Businesses will do the same. Instead of paying for computing hardware, they will rent it in the cloud (think Amazon, Rackspace and Azure). Instead of buying software, they will just use a service in the cloud, such as Expensify (expenses in the cloud), Zenefits (benefits in the cloud), Salesforce (CRM and sales management in the cloud) – I could go on forever. The point is that business will continue to engage the shift from capex to opex and, in doing so, will thoroughly embrace services eating the universe as products cease to exist.
Businesses adapt to new internal and external service models
Not only will the way businesses consume products and services shift, but the way businesses choose to create their outbound products must also adapt. The benefits of having services instead of products is in the area of real-time data and analytics on usage and metrics that will help enterprises to make strategic decisions.
Businesses will embrace shifting their outbound products to services for a couple of key reasons:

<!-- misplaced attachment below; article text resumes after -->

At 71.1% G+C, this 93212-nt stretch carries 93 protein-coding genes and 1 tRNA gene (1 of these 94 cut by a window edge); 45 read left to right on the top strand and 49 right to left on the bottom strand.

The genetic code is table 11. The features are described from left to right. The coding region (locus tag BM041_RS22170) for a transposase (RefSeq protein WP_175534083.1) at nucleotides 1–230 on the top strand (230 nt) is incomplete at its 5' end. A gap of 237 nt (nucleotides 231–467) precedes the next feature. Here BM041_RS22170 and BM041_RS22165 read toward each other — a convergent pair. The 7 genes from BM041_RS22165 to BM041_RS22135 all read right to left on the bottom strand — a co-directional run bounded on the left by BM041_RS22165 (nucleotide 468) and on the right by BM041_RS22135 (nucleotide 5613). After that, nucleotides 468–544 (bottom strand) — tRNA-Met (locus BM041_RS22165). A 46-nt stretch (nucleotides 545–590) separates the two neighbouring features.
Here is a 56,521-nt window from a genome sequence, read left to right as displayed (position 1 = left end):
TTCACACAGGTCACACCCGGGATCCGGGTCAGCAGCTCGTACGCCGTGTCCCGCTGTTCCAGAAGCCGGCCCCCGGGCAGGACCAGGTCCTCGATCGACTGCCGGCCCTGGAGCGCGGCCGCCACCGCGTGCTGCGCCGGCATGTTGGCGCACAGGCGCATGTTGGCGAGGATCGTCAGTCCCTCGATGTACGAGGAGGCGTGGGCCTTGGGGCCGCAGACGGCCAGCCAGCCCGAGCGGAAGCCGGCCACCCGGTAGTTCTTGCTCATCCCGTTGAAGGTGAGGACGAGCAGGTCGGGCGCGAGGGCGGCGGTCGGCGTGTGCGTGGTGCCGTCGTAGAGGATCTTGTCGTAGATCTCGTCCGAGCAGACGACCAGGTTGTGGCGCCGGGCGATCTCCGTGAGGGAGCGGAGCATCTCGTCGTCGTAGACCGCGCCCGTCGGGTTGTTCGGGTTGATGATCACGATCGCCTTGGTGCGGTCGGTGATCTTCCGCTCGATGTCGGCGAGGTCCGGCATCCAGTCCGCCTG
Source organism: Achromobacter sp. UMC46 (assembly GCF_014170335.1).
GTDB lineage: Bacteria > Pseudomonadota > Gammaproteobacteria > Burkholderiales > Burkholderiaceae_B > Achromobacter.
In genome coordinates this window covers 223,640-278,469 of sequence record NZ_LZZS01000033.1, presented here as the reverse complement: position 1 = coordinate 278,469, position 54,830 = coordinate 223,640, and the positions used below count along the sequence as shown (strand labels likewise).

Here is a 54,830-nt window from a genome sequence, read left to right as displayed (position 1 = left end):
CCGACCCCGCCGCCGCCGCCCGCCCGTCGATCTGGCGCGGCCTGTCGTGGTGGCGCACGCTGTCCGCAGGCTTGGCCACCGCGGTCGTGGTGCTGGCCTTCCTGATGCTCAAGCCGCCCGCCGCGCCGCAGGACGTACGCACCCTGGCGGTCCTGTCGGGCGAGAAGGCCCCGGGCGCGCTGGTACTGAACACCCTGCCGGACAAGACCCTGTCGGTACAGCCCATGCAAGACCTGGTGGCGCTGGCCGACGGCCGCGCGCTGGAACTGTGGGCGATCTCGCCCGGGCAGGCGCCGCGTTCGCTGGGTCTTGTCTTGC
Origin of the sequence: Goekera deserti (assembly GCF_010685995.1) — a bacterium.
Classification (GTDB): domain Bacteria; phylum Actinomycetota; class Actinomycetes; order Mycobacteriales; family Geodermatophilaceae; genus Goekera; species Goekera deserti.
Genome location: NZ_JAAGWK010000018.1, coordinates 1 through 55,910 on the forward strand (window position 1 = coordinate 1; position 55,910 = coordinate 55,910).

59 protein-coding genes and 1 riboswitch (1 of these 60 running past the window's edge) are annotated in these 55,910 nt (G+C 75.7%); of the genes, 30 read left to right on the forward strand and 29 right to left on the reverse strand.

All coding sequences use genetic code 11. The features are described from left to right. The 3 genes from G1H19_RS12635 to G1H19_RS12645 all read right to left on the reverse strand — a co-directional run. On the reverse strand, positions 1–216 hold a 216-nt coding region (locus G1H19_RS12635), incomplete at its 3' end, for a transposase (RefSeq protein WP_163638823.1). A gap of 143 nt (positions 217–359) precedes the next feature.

Services provide better understanding of your business trends, what sells, and where to invest in business growth.
When your customer buys a product from you there is no way to understand how they use that product, what type of emotion that product drives within the customer or even if they like the product at all.
Shifting to a services-based business model gives you insight into all of these data points and many, many more. By selling a service attached to – or, better yet, in place of – your product, you get continued engagement with your customer and a data-driven business.
Feature usage is key to investing on future product and business success.
If you properly instrument your product and service, the insights you gather will help you continue to improve your business over time. Products include a range of features. Without a service, how do you know which features were successful and which aren’t used by your customers? What is it specifically about your product that drove its success or failure in the market?
Services business models around connected products give you insight into the usage details of your solution, which helps you better understand and empathize with your customer. You must have this capability to be successful when delivering on your customers’ needs.